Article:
4) San Francisco Furries just got a lot of press. It made some mad about unfair “fetish” labels. Those articles again: SF IS A HOTBED OF ONE KINKY-CREEPY-CUTE SUBCULTURE and SAN FRANCISCO – A FURRY FETISH EPICENTER.
Thanks for the links from Kai, who anticipates a spike in furry tourism: “it could be an interesting weekend at the Stud…” The articles feature the popular furry party at The Stud, Frolic. (I wonder if the writers consulted my LONG interview with Frolic founder Neonbunny?)
Comments on his post give a True Story of a professional mascot who was unfairly fired for being seen at a furry con. That resulted from a distorted/false MTV report about furries. (It’s today known as a faked travesty.) It makes a very valid point. On the other hand, I felt:
I don’t think it’s good to pretend that certain interests don’t exist and aren’t popular. It gives all the power to rumor and innuendo from giggling people with boring lives who are secretly titillated about it. Nobody is accurately informed about how much or little it does exist. People think you have something to hide and they exploit it. Sex is more than robotic “push button to dispense pleasure” anyhow. That’s why dancing, art, driving silly cars is about sex too… Costuming is sexy as hell, drunk normal people hit on fursuiters in ways they’d never admit to themselves sober.
What the articles get right and wrong:
- Wrong: The furry map started from a German site full of Germans, so the 7,500 furries on it don’t accurately represent a much larger world population.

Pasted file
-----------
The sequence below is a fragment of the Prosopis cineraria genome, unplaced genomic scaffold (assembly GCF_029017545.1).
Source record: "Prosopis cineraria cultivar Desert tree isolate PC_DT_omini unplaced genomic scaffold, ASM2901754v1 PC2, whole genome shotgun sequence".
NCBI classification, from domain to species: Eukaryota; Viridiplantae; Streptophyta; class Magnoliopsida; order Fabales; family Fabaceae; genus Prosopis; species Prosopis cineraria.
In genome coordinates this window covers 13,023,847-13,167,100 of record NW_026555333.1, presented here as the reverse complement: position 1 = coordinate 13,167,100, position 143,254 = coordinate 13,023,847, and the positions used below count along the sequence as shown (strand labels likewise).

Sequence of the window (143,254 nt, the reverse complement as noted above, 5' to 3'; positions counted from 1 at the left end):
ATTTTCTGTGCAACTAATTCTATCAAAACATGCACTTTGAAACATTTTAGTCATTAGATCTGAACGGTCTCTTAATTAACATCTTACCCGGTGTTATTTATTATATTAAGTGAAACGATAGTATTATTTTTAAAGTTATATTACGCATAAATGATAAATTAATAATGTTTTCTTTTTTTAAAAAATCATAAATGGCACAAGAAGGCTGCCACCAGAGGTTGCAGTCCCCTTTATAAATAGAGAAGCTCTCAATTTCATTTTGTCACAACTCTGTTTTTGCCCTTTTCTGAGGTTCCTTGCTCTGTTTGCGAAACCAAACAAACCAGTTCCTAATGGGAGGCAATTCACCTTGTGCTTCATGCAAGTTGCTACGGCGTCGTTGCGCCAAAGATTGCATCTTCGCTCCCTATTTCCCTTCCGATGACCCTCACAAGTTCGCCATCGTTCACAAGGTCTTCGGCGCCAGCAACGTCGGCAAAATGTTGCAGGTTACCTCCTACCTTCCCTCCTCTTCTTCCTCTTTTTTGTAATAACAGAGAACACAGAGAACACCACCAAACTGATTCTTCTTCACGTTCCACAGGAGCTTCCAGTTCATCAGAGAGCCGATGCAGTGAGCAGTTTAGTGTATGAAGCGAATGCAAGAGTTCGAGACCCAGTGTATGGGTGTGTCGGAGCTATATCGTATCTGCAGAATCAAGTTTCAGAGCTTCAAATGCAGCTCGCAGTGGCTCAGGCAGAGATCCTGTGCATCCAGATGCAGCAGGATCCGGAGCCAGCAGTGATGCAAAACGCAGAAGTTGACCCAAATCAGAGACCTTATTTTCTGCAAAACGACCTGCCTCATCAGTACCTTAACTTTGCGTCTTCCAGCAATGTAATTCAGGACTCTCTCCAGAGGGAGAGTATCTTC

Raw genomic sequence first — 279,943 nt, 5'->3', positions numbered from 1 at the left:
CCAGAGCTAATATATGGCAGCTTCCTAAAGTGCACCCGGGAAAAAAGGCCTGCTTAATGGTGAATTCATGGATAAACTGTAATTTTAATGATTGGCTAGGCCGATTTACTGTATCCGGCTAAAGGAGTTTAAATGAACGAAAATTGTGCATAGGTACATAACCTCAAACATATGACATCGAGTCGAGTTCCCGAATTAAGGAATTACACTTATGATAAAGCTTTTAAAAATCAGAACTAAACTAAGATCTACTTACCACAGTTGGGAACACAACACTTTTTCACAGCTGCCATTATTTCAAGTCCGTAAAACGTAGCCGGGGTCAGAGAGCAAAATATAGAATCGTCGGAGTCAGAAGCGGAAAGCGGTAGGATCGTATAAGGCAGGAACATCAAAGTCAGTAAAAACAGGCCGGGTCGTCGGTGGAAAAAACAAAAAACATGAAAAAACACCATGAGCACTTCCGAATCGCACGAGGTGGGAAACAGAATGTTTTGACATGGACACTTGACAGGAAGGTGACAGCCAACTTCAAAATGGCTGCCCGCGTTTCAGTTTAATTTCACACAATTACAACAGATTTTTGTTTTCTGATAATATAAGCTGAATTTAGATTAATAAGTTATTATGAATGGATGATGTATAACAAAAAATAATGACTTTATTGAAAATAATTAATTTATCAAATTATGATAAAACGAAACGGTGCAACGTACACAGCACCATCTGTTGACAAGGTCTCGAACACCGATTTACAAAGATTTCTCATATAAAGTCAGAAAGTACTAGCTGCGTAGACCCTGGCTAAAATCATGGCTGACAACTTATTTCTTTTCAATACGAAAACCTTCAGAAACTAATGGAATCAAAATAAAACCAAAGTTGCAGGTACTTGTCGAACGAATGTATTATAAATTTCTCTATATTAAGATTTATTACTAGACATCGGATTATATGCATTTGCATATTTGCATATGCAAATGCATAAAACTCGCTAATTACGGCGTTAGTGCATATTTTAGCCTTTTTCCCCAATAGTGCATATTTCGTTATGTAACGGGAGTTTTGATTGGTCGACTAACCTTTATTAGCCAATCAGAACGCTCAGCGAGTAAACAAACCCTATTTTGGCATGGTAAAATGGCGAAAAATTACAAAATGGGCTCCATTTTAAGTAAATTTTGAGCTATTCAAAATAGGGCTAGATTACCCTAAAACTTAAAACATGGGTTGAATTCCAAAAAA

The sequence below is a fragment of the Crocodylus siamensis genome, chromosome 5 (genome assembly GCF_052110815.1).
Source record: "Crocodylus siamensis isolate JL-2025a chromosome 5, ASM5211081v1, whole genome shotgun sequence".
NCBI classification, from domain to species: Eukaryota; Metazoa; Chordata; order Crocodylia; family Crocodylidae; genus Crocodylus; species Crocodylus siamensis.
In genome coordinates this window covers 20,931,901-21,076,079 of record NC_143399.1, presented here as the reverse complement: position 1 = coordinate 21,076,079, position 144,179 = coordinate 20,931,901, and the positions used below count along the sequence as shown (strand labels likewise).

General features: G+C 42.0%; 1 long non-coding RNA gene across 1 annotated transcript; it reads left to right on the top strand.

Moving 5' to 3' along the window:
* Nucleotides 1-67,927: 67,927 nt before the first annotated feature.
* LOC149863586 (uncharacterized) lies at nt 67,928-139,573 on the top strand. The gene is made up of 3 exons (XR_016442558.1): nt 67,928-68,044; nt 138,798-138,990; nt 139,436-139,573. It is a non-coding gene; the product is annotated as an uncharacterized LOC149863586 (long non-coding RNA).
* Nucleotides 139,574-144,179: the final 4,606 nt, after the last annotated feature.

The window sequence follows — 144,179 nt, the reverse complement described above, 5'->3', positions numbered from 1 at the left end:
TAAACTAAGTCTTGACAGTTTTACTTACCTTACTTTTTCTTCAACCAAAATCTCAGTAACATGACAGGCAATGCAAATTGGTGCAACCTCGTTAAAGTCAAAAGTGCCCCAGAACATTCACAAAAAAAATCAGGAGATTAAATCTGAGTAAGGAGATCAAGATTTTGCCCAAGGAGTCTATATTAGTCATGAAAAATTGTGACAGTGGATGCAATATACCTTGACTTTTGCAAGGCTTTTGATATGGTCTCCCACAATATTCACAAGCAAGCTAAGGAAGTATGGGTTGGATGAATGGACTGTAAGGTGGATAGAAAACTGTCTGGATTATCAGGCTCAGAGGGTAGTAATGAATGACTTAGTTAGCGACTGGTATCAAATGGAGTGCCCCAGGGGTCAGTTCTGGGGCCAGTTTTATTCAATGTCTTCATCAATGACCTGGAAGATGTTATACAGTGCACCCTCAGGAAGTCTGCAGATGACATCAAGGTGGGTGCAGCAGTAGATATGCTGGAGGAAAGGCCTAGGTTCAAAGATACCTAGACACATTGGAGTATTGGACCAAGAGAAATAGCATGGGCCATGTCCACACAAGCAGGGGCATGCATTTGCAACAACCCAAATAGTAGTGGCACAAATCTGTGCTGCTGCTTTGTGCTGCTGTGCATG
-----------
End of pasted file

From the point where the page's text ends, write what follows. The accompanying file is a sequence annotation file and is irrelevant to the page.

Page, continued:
- Right: “the Bay Area could very well have the world’s largest population of furries per square mile”.
- Wrong: “I recommend this 2001 Vanity Fair story by George Gurley.” This explains how it’s a “flat-out false publication”; “the absolute worst” on a long list.
- Wrong: “plenty of invite-only parties devoted to fursuit sex.” There aren’t “plenty.” Trust me, it HAS been covered here… but that was one of the few (or only one) of it’s kind ever attempted as an official event. It’s like plane crashes – rare but sensationalized.
- Wrong: “furry fetishists/lifestyle-enthusiasts”. Say FANS or MEMBERS. Starting with labels, the story is distorted away from a creative community.
- Right-ish: There is SOME furry fetish community. It is small – a fraction of a niche. It gets a lot bigger when you look at self-generated drawn erotica that’s overflowing all over the internet. Of course that isn’t all that members like – far from it! (Top interests probably start with mainstream cartoons.) At the same time, people who really have a fetish or kink (or merely browse adult art) aren’t outsiders. They like sci fi, art, and creativity as much as everyone else. They represent a subculture as much as anyone who has nothing to do with them. There isn’t really an identifiable group… Just a collection of individuals who represent themselves. If outsiders make a broad brush label, you can only inform or ignore them.
TL;DR: The fetish stuff isn’t huge or done by everyone. It’s not exactly separate from other Furry interests, but not a definer. It’s poorly understood but harmless – even natural. (Almost) everyone has sex, and as Psychology Today explains: “Fetishes Do Not Exist.”